The American Alliance of Museums held its 2016 meeting in Washington, DC last week, which was incredibly convenient for me because I could easily take Metro from my home in Maryland and incredibly inconvenient because it was far too easy for me to stay in my office and say, “I’ll go later” and skip sessions. I managed to attend two days along with 6000 other people and came back with an assortment of observations:
- AAM allowed a track of sessions that were focused on one museum or site, which can vary from an indepth examination of a single project to a general show-and-tell of everything they do. Both have benefits and disadvantages (I tend to find the show-and-tells incredibly dull) but it also reminds me how difficult it is to learn what’s happening in the field, especially if you work at historic sites. Subscriptions, conferences, and travel to other sites have all been victims to tightening budgets, hence my ongoing commitment to a blog that shares a variety of news and information.
- The exhibit hall was packed, primarily with exhibit designers and exhibit lenders, and a couple booths introduced virtual reality. Lots to see from books to dinosaurs but most handy was the Museums Change Lives brochure from the Museums Association in Great Britain. It provides some useful language on the value of museums that can be easily adapted to public speeches, newsletters, fundraising, and membership renewal letters.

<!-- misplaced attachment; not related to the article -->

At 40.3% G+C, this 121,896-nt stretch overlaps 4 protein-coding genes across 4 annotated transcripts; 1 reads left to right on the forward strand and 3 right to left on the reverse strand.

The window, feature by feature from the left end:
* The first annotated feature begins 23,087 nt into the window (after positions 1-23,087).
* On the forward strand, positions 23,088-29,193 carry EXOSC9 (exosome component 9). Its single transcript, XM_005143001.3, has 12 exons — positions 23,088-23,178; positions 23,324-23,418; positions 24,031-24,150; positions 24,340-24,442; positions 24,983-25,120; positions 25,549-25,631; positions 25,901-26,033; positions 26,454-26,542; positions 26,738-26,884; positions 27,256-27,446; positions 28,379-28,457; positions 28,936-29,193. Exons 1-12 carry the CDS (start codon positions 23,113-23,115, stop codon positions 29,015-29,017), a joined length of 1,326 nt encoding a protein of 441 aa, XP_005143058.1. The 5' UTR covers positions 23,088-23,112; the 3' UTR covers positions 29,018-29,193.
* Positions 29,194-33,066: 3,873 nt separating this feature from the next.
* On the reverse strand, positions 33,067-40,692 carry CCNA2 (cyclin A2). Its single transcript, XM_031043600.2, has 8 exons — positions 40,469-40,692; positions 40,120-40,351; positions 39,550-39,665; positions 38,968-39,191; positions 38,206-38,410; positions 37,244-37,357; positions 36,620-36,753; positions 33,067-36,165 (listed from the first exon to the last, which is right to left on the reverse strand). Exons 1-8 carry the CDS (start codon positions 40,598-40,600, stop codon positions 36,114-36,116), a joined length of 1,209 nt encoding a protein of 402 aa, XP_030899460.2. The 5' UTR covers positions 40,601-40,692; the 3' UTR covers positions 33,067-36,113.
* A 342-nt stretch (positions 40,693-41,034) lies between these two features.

- Museums of all types are doing pretty cool programming using games or tranforming mundane topics like agriculture. And yet, very few provided any evidence that their activities were making any impact on visitors. Yes, attendance and revenue may have increased, but what did visitor learn? how did it change their attitudes? did they apply what they learned to their lives?
- Although there were sessions for historic sites and house museums, I regret to say that there aren’t enough to justify the expense. As a result, I only attend every 3-5 years to check up on things. Next year, the AAM annual meeting will be in St. Louis, Missouri.
If you attended AAM last week and found some particularly useful information or a new resource, please share them in the comments below.